M I K E R U D D B I L L P U T T . C O MM M I K E R U D D B I L L P U T T . C O MM M I K E R U D D B I L L P U T T . C O MM M I K E R U D D


the bloody newslettern
ISSUE #169

Lobby Loyde's Coloured Balls looking sharp at Sunbury get a mention in the P&W
Mike's Pith & Wind - The Book
I might’ve found this note when I went downstairs to pick up the milk, but there are no stairs, there hasn’t been milk delivered for decades now and, in fact, there was never any note. But I’ll persist with the fairy story.
‘Mr Rudd’ the note might’ve read. ‘You have been on this earth quite a long time and despite kidding yourself that your life is unending you have been selected by a panel of your peers to write your memoirs as a matter of some urgency.’
‘Piss off!’ I might’ve said as I screwed up the note and threw it in the waste bin. Then, on reconsidering I might’ve fished it out again and transferred it to the recycle bin.
And that might’ve been it. But things have rather caught up with me and I now find myself contemplating the prospect of devoting a good part of what’s left of my life trying to remember something even slightly interesting about it to include in what will most likely be a slim tome with very thick paper and big writing - and lots of pictures.
P&W readers will have noted that lately I’ve been reading quite a few books written by my contemporary musicians and entertainers. An unsolicited biography about Paul McCartney and auto-biographies from Jimmy Barnes and most recently Mark ‘Tinno’ Tinson come to mind, which means my brain is about as alert as it’s been recently. (Reading is good for the brain).
I enjoyed them all too. With regards to Paul McCartney, despite my thinking that I might already know all there is to know about him, it became clear that my waning interest after the demise of The Beatles meant there was half a life’s worth of catching up to do with his post-Beatles’ adventures.
And that was interesting to me, because the Paul personality was blended in with the other Beatles and with even close associates of the Fab Four, like George Martin, (The 5th Beatle), and so it’s only now I’ve managed to get a real sense of who Paul really is beyond The Beatles.
I didn’t see his much-lauded concert in Melbourne recently, but Maria and I heard the Band on the Run single on the Poodle’s radio on the way back from the Lomond last night. (That’s almost the same, isn’t it?) I was struck by what a mish-mash of a song it is, and despite being laden with hooks the most substantial hook was and still is Paul himself. (Maria said she used to own the Wings’ album, which reinforces our age difference).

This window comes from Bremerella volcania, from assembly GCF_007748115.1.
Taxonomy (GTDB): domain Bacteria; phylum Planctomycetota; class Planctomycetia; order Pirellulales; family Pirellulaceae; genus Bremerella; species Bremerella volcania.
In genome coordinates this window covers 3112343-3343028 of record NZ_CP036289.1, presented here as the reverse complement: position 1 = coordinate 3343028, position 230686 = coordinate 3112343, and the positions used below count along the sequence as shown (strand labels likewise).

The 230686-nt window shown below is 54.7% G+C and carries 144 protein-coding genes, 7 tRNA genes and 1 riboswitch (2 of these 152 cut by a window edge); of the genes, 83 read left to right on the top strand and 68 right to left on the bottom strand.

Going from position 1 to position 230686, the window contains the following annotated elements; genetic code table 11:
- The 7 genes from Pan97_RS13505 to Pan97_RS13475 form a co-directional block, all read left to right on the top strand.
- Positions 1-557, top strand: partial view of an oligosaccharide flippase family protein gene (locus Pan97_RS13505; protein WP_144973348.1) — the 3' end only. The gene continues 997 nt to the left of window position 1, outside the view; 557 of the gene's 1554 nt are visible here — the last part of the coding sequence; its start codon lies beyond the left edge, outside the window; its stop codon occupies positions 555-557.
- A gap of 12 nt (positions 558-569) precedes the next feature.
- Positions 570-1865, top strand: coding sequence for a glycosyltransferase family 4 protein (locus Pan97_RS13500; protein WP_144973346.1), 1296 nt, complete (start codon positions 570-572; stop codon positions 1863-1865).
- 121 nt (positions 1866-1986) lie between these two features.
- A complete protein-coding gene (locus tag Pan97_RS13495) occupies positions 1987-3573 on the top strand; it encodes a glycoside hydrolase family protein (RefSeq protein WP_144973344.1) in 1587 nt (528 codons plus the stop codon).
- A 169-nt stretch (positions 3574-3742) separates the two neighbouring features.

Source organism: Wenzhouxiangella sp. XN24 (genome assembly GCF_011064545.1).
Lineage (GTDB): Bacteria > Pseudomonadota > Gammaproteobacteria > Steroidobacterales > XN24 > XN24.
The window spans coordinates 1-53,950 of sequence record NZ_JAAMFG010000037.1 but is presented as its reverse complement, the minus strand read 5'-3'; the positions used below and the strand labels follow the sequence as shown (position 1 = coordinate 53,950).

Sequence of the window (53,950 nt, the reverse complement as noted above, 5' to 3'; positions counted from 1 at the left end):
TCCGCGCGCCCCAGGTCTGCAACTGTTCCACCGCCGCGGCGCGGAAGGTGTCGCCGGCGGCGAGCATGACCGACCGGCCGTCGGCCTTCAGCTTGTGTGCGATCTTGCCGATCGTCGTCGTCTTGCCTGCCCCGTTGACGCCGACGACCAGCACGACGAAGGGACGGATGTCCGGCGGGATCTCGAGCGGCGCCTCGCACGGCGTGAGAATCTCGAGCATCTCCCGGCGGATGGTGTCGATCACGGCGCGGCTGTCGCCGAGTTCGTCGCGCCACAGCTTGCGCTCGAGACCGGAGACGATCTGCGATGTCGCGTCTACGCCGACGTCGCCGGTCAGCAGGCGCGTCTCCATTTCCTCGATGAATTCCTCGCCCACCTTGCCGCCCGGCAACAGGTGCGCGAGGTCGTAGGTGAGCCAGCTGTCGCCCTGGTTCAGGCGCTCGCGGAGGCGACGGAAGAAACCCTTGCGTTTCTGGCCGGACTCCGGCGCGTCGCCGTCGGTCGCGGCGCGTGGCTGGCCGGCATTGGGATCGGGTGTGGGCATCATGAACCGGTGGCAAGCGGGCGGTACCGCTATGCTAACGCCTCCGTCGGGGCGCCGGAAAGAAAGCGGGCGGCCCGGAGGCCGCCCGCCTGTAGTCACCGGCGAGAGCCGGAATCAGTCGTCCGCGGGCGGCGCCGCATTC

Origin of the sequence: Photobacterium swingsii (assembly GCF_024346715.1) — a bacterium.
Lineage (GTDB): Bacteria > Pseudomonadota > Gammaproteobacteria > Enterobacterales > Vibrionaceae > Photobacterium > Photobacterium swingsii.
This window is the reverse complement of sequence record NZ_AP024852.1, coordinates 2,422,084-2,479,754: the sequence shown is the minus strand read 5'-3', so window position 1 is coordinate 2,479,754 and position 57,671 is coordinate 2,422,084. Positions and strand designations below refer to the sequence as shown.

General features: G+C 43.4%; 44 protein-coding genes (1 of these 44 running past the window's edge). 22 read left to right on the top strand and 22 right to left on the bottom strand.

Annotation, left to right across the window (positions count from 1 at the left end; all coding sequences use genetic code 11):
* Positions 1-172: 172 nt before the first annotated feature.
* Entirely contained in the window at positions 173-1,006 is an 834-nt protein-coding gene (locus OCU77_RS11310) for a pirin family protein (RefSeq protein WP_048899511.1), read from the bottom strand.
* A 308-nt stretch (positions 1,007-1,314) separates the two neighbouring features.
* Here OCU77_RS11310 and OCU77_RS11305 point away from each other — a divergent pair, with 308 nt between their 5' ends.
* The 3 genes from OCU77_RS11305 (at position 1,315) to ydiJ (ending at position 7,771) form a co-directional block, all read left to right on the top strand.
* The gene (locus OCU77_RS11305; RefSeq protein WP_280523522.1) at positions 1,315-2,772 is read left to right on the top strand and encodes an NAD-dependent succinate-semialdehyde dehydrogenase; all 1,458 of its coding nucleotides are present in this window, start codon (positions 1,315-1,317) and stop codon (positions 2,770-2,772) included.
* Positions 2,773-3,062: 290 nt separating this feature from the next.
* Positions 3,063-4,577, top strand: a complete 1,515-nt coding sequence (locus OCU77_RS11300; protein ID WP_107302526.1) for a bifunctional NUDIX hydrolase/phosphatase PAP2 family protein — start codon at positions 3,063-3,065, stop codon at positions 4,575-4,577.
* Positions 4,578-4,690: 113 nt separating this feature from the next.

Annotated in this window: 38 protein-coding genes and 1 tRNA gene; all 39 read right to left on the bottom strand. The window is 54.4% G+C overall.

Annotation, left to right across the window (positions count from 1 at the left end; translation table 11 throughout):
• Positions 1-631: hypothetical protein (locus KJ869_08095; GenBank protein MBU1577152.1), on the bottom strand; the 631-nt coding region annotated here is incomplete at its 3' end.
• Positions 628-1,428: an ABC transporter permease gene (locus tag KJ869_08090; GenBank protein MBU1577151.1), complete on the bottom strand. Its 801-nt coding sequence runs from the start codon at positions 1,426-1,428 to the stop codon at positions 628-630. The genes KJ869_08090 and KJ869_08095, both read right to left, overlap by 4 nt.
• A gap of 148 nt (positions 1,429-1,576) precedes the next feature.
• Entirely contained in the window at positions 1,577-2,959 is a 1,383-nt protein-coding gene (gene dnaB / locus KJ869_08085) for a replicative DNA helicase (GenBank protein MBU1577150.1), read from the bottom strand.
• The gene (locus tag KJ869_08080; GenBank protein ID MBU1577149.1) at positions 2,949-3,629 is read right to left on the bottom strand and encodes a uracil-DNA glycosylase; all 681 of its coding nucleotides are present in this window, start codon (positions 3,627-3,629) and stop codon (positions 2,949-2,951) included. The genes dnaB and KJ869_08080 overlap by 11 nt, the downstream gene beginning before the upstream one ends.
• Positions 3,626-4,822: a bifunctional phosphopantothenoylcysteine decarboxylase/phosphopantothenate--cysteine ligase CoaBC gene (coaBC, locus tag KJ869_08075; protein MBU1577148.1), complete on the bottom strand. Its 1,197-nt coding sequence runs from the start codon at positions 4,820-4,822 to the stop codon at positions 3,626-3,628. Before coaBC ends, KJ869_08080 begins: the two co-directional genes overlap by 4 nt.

Anyway, The Beatles could actually do NO WRONG in music or fashion or anything I cared about, until their break-up in whatever black year that was. I suppose you could say that I was a Beatles’ tragic. For instance I saw the band when they came to Christchurch (my second ever concert, the first being the Trapp Family Singers) and I camped out overnight with my brother in the Cathedral Square to be at the first showing of... read more
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Dick's Toolbox - The Zoo
You can go to the zoo on a hot day and not see very many animals, as they sensibly go and find somewhere cool to lie down. From the shade at the back of their enclosure, through half-closed eyes and smiling quietly in a camouflaged way to themselves, they watch humans trying to work out where they are. If you were unlucky I am sure that you might think that the zoo only had butterflies, a few meerkats fresh from their TV appearance - and the ubiquitous seagulls and sparrows. There are far more homo sapiens than any other species, demonstrating the plague proportions of the genus here as with everywhere else. They are not on show despite their gaudy plumage, screeching cries, and unusual skin markings.